This blog post was written for WasteAid by Heather Troutman in Accra, Ghana

Cities everywhere are beginning to have a hard time justifying recycling in purely economic terms. Providing the infrastructure and logistics to collect multiple streams, or the workforce or technology needed to separate commingled wastes are expensive. Unfortunately, right now, the market prices for virgin materials are close to and often lower than the costs needed to recycle. Governments and communities have to decide that the environmental and social benefits of recycling are worth paying for.

In reality, the true costs of producing many virgin materials, such as plastics, are not included in their price tag. These costs are externalized to the rest of society. The costs of depleting crude oil reserves, the costs of carbon emissions and climate change, the costs of Sulphur and particulate matter and the lung cancer these emissions cause; these costs are not paid by manufacturers. They are paid for by the citizens who get sick, by vulnerable people that lose their homes and everything that they own in a massive storm.

These realities become even more daunting to overcome in cities that are still struggling to just collect all of the waste that is generated, or to build a sanitary landfill that does not pollute the environment and the people living around it – the people drinking from the groundwater it contaminates. For these cities, it seems logical to first worry about getting enough trucks to collect all of the waste and a place to dump it before worrying about buying a bunch of fancy equipment to recycle. This is logical.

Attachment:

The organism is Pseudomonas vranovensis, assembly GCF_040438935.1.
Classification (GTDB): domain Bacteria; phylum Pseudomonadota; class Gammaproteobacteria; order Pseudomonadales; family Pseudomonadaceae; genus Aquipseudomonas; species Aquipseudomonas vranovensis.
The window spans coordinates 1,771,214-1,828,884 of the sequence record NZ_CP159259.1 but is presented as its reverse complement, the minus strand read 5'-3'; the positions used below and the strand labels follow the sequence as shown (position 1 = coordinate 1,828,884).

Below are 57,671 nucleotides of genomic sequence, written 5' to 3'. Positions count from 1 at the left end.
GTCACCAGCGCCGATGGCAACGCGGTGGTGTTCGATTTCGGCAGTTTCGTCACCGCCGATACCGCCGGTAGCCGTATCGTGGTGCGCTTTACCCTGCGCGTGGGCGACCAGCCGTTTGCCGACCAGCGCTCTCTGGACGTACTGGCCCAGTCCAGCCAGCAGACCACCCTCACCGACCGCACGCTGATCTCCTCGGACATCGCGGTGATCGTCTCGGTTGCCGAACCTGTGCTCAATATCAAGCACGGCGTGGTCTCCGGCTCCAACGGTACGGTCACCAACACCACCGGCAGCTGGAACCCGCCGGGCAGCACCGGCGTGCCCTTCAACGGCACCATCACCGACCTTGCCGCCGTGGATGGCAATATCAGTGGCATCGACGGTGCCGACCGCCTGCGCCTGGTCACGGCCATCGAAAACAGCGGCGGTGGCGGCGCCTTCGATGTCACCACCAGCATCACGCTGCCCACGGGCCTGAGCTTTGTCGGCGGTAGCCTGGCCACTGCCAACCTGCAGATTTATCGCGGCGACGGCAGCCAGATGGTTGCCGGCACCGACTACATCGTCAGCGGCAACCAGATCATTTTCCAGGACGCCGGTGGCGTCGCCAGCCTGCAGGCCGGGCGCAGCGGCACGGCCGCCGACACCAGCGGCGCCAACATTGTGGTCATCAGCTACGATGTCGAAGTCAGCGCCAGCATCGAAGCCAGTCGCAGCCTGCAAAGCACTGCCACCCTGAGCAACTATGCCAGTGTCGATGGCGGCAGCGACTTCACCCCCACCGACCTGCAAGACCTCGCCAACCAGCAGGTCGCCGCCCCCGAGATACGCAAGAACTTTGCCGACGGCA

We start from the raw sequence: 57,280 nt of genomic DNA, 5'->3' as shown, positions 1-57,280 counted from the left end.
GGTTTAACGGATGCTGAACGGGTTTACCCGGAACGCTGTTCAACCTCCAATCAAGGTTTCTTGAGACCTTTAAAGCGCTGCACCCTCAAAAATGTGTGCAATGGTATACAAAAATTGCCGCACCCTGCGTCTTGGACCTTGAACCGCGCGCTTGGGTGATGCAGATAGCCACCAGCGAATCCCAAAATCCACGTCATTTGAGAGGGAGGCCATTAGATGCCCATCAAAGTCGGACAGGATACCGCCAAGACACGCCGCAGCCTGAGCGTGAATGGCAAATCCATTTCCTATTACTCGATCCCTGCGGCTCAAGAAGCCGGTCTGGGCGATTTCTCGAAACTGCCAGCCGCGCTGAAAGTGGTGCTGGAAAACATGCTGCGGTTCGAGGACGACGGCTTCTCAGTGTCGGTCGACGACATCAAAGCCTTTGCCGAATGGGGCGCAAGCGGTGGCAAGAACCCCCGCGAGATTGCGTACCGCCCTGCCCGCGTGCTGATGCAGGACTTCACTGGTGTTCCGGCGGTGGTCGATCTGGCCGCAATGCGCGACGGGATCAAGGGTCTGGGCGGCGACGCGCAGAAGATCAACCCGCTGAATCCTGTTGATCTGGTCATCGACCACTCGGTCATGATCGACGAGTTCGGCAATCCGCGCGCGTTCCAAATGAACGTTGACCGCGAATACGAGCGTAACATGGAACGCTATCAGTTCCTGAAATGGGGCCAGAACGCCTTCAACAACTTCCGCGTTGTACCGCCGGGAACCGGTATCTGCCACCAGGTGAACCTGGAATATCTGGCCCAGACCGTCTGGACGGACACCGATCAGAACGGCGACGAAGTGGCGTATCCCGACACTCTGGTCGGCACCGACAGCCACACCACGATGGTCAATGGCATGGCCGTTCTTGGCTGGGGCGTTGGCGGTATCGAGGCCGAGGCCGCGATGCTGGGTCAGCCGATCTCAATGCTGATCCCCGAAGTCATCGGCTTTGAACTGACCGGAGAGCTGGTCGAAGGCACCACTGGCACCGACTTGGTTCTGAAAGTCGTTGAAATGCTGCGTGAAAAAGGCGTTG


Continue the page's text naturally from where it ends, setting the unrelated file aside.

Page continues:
But, if we think about all of the resources that have gone into making any item that eventually becomes trash we should ask ourselves if we can recover any of that value, rather than paying money to just dump it somewhere, especially if the act of dumping it is going to create more costs that all of society has to chip in to pay with the price of their health.

Labadi Beach, Accra's most pristine beach - seriously.

Labadi Beach, Accra’s most pristine beach – seriously.

Think of a banana peel. How much water did the tree require? How did it get the water? Did someone have to carry it in a bucket, or build a water line? How much energy went into that process? How much energy was needed to power the people that took care of that tree, to drive those bananas to the market? Now, how much energy and water is left in that banana peel once the banana has been eaten? Plenty! Not only is it full of carbon that will be released as methane – either as a greenhouse gas or a renewable energy, depending on if we utilize it – but it is also full of micro- and macronutrients that are essential for soil health.

If we just throw it into a landfill it becomes a climate pollutant that is twenty times more effective at changing our climate than carbon dioxide, and a soil and water pollutant as is chemically reacts with other compounds released from papers, metals and plastics. If we decide to utilize this material, there are a number of ways that we can recover the stored energy, water and nutrients, without producing more pollutants. We can turn it into bio-char that can be used for cooking and boiling water. We can compost it and put fertile soil back on our depleted fields. We can digest it anaerobically and capture the gas for renewable energy while also producing clean water and compost for our crops.

Which solution is best depends on the unique characteristics of the city: the infrastructure, the policies, the tax base, changes in urban demographics, the composition of the waste streams, the density, the culture, peoples’ attitudes towards waste and sense of civic duty. People’s wastes are as diverse as our skin types. It depends on what you eat, how much time you spend outdoors or inside, what types of products you use.